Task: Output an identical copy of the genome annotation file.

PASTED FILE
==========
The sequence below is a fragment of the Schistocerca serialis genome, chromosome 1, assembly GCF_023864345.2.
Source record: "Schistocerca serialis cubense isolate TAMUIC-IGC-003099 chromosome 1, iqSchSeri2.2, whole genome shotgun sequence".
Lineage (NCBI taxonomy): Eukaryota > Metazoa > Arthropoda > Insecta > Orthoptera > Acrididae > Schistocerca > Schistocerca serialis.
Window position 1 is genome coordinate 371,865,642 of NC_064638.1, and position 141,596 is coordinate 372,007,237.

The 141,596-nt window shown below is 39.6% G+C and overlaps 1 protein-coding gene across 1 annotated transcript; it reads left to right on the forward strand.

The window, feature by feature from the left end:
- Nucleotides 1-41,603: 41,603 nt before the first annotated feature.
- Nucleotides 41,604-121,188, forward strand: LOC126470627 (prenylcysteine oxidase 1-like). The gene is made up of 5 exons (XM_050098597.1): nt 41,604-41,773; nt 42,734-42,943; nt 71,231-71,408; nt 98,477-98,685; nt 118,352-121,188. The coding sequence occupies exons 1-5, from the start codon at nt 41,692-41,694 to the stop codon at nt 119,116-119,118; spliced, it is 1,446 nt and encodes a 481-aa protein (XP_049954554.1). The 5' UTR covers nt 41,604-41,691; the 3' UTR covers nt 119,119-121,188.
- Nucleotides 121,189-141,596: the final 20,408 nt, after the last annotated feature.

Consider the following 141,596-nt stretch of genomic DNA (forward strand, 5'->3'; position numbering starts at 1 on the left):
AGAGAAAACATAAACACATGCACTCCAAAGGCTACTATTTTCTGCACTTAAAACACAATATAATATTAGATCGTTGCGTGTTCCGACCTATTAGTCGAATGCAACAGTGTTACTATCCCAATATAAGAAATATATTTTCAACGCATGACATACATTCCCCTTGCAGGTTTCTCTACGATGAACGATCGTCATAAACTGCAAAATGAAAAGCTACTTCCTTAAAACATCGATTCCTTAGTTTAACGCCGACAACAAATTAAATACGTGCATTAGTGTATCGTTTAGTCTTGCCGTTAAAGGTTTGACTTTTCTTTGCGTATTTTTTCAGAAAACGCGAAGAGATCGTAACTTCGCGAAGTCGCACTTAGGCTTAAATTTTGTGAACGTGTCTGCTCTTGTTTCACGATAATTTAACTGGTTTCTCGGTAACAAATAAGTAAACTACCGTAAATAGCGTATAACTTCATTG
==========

The sequence below is a fragment of the Schistocerca serialis genome, chromosome 1, assembly GCF_023864345.2.
Source record: "Schistocerca serialis cubense isolate TAMUIC-IGC-003099 chromosome 1, iqSchSeri2.2, whole genome shotgun sequence".
Lineage (NCBI taxonomy): Eukaryota > Metazoa > Arthropoda > Insecta > Orthoptera > Acrididae > Schistocerca > Schistocerca serialis.
Window position 1 is genome coordinate 371,865,642 of NC_064638.1, and position 141,596 is coordinate 372,007,237.

The 141,596-nt window shown below is 39.6% G+C and overlaps 1 protein-coding gene across 1 annotated transcript; it reads left to right on the forward strand.

The window, feature by feature from the left end:
- Nucleotides 1-41,603: 41,603 nt before the first annotated feature.
- Nucleotides 41,604-121,188, forward strand: LOC126470627 (prenylcysteine oxidase 1-like). The gene is made up of 5 exons (XM_050098597.1): nt 41,604-41,773; nt 42,734-42,943; nt 71,231-71,408; nt 98,477-98,685; nt 118,352-121,188. The coding sequence occupies exons 1-5, from the start codon at nt 41,692-41,694 to the stop codon at nt 119,116-119,118; spliced, it is 1,446 nt and encodes a 481-aa protein (XP_049954554.1). The 5' UTR covers nt 41,604-41,691; the 3' UTR covers nt 119,119-121,188.
- Nucleotides 121,189-141,596: the final 20,408 nt, after the last annotated feature.

Consider the following 141,596-nt stretch of genomic DNA (forward strand, 5'->3'; position numbering starts at 1 on the left):
AGAGAAAACATAAACACATGCACTCCAAAGGCTACTATTTTCTGCACTTAAAACACAATATAATATTAGATCGTTGCGTGTTCCGACCTATTAGTCGAATGCAACAGTGTTACTATCCCAATATAAGAAATATATTTTCAACGCATGACATACATTCCCCTTGCAGGTTTCTCTACGATGAACGATCGTCATAAACTGCAAAATGAAAAGCTACTTCCTTAAAACATCGATTCCTTAGTTTAACGCCGACAACAAATTAAATACGTGCATTAGTGTATCGTTTAGTCTTGCCGTTAAAGGTTTGACTTTTCTTTGCGTATTTTTTCAGAAAACGCGAAGAGATCGTAACTTCGCGAAGTCGCACTTAGGCTTAAATTTTGTGAACGTGTCTGCTCTTGTTTCACGATAATTTAACTGGTTTCTCGGTAACAAATAAGTAAACTACCGTAAATAGCGTATAACTTCATTG